Nothing can cause more frustration, confusion, and delay than poorly set project expectations. Before boots hit the ground, a clear vision for your open store remodel needs to be set. What will happen during construction? What will the site look like every morning and evening? Will a section of the site need to be closed during business hours and, if so, for how long? Who on the team is responsible for what? Setting “no surprises” expectations requires a project manager with a solid understanding of how your business functions, the ability to anticipate daily challenges, and big picture vision matched by attention to detail. Choose yours carefully.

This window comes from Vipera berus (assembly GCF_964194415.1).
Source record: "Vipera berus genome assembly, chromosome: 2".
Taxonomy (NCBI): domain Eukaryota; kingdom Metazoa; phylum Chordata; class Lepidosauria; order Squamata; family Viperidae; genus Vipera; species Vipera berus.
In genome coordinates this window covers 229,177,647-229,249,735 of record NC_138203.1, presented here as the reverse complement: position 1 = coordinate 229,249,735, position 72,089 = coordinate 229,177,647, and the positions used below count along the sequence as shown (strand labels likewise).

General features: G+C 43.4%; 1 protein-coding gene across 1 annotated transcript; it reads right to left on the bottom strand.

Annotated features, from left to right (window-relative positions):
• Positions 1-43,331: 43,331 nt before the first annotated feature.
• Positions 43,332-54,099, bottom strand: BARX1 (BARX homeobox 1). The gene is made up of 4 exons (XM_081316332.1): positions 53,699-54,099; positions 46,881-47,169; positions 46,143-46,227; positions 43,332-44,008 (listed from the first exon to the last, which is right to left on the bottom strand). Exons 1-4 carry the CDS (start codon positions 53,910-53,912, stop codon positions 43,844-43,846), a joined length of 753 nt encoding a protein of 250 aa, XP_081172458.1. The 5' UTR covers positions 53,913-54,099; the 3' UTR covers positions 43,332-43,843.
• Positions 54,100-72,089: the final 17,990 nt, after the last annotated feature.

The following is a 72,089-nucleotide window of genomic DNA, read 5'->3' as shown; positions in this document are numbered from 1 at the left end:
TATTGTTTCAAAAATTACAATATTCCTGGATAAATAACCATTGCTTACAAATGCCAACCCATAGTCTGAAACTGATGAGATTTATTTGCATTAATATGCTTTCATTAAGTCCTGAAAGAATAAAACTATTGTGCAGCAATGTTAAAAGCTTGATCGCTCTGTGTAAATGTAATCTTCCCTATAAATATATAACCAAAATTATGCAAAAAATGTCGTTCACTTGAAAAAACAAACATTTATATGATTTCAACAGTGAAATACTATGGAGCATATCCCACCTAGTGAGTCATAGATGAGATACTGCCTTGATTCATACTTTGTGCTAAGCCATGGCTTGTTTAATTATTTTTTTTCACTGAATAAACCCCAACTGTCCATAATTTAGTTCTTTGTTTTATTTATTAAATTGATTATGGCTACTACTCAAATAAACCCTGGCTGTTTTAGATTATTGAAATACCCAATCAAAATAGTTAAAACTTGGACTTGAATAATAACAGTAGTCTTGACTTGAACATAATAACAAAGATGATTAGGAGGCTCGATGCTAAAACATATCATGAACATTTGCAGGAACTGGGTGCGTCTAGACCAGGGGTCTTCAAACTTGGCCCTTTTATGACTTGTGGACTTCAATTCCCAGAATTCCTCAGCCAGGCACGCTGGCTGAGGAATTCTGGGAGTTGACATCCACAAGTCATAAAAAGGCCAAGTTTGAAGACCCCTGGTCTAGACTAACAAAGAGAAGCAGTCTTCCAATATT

Best Practice #2: Communicate, Communicate, Communicate

Good communication is essential for the ongoing implementation of expectations, helping all involved in an open store remodel to understand project scope, individual responsibilities, and how their work fits into the greater whole. Ask that your team determine a communication protocol at the earliest stages of planning. Insist on a review of that protocol in any kick-off call or initial site visit, and even consider a weekly full team check-in call. Don’t forget to establish lines of communication for raising yellow or red flags should a complication arise. Minor issues should never be left unaddressed to spiral into disruptive problems.

Best Practice #3: Prioritize Safety All Day, Every Day